Pluralist groups warn government over foot-dragging on Western Wall deal

Reform movement threatens to use ‘fist of the High Court’

An ultra-orthodox Hassidic Jew is restrained by a Border Policeman as he screams against a group of Reform and Conservative rabbis holding prayers at the Western Wall (photo credit: REUTERS)
An ultra-orthodox Hassidic Jew is restrained by a Border Policeman as he screams against a group of Reform and Conservative rabbis holding prayers at the Western Wall
(photo credit: REUTERS)
The Reform and Masorti movements in Israel, together with other groups, including Orthodox ones, are reviving a petition to the High Court of Justice against the Western Wall Heritage Foundation, as a warning shot against any effort to water down the plan to upgrade the pluralist section at the southern end of the Western Wall.
Earlier this week, Prime Minister Benjamin Netanyahu announced that he asked his bureau chief to find solutions to the intense opposition to the deal expressed by the haredi coalition partners, who have threatened measures against the government unless it is revised.
Leaders of the non-Orthodox denominations in Israel and the US are concerned that this may constitute an attempt to dilute the plans for the pluralist prayer area and its management, and have warned that if the government backs away from the agreement, this would cause severe harm to relations between the state and Diaspora Jewry.
The petition in question was filed in 2013 by the Israel Religious Action Center (IRAC), the legal arm of the Reform movement in Israel, along with Women of the Wall, the Masorti Movement, the Center For Women’s Justice, Hiddush, Kolech – Religious Women’s Forum, and the Yaacov Herzog Center, an Orthodox educational institute.
The petition requests that the court require the Western Wall Heritage Foundation, which administers the Western Wall site under the auspices of the Prime Minister’s Office, to include representatives of the non-Orthodox Jewish movements on its board of management.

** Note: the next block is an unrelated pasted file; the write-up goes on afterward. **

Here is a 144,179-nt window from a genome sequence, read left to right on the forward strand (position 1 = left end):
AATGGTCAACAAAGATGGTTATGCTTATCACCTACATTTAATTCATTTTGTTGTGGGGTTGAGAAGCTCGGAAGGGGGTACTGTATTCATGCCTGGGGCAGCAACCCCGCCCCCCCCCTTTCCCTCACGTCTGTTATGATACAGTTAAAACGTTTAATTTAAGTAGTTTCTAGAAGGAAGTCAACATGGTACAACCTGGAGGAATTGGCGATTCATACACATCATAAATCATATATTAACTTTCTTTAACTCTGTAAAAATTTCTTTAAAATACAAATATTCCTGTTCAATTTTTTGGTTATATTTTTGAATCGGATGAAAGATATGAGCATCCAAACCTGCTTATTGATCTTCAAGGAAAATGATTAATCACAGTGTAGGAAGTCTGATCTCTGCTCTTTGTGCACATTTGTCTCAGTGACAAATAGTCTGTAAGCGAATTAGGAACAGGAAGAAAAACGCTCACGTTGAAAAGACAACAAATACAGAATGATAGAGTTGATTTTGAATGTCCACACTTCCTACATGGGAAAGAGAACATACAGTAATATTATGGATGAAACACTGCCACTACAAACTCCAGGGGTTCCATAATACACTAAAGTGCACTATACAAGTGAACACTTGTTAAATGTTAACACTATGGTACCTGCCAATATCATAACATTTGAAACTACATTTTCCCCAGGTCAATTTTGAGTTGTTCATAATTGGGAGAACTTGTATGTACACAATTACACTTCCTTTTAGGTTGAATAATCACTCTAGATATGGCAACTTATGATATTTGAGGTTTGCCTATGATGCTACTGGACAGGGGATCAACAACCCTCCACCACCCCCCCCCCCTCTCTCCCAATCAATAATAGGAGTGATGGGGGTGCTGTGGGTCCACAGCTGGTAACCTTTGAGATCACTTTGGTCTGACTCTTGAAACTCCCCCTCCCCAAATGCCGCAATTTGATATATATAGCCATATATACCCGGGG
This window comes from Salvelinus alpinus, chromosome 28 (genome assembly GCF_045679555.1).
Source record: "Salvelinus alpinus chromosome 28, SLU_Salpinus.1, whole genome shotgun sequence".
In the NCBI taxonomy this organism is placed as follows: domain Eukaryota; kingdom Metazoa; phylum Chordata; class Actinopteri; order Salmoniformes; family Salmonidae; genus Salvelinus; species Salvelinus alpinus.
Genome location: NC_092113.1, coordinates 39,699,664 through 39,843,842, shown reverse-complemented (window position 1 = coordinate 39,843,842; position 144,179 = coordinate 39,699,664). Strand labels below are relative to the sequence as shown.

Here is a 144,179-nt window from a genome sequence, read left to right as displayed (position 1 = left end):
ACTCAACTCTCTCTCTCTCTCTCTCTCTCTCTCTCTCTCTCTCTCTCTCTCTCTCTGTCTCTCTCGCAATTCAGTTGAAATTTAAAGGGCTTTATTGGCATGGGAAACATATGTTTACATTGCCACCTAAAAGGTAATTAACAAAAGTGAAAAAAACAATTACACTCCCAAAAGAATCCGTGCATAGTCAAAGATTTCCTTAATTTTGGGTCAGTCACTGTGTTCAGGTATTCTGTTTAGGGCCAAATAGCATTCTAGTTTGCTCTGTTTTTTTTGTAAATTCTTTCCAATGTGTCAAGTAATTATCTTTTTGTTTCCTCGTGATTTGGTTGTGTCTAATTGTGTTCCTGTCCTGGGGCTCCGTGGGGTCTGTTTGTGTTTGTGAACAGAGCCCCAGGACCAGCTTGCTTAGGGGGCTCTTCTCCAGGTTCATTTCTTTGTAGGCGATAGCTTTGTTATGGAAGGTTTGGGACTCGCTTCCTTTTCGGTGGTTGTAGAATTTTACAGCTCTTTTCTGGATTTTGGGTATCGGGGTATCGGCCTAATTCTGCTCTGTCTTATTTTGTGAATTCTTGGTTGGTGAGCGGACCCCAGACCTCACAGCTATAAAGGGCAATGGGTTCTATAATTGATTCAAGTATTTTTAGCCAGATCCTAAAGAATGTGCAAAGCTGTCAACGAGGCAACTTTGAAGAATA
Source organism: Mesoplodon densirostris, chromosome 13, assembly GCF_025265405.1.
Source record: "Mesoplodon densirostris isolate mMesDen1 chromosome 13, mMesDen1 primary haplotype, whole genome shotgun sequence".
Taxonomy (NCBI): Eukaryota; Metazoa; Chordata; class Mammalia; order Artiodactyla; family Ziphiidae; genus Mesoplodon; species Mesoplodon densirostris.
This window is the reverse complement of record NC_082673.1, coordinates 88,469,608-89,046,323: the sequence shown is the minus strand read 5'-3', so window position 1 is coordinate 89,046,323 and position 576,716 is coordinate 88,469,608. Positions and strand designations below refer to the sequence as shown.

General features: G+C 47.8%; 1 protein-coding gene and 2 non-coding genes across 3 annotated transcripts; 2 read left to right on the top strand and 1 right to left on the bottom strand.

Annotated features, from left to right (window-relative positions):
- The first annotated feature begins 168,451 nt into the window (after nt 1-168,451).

In addition, it also requests that the court order the foundation to give fair representation to women on its board.
Currently, the board does not include any women or representatives of the non-Orthodox movements.
The petition also argues that the twin roles adopted by Rabbi Shmuel Rabinowitz – both the administrator of the Western Wall and the holy sites, and the chairman of the Western Wall Heritage Foundation – create a conflict of interests.
The petition was essentially frozen by the petitioning groups during the almost three years of negotiations between the government and the non-Orthodox denominations and Women of the Wall on good faith grounds.
But those groups are now worried that the government may be trying to back away from the deal that was approved in January to create a recognized prayer space for non-Orthodox prayer.
On March 23, IRAC informed the High Court that it would like a date to be set for a hearing on the petition.
IRAC director Anat Hoffman, who also serves as the chairwoman of Women of the Wall, said on Wednesday that this step is a reaction to the prime minister’s announcement that his bureau chief was being given 60 days to find solutions to the demands of haredi coalition partners, United Torah Judaism and Shas, to change the agreement.
“We are saying, ‘If you reject our hand held out in compromise and for a pragmatic solution, we will seek to utilize the fist of the High Court of Justice instead,’” Hoffman told The Jerusalem Post.
She noted that the Women of the Wall group, which led the struggle for pluralist prayer at the Western Wall, had made a big compromise in agreeing to an egalitarian prayer space away from the central Western Wall Plaza, and said that the government should not reject pragmatic solutions to such issues.
Hoffman pointed in particular to the recent ruling of the Supreme Court which ruled last month that local religious councils could no longer bar non-Orthodox denominations from using public mikvaot (ritual baths) for conversion ceremonies.
The non-Orthodox movements offered several compromise solutions during the six years in which the appeal was under deliberation by the court, all of which were rejected by the state.
“The ultra-Orthodox don’t mind causing a rift between Israel and Jewish world, but the State of Israel can’t afford to do this, it can’t allow extremists on the haredi street to dictate these issues.
“This is a great opportunity for the prime minister to bring shalom bayit [harmony] within the Jewish world, and he should take it,” Hoffman said.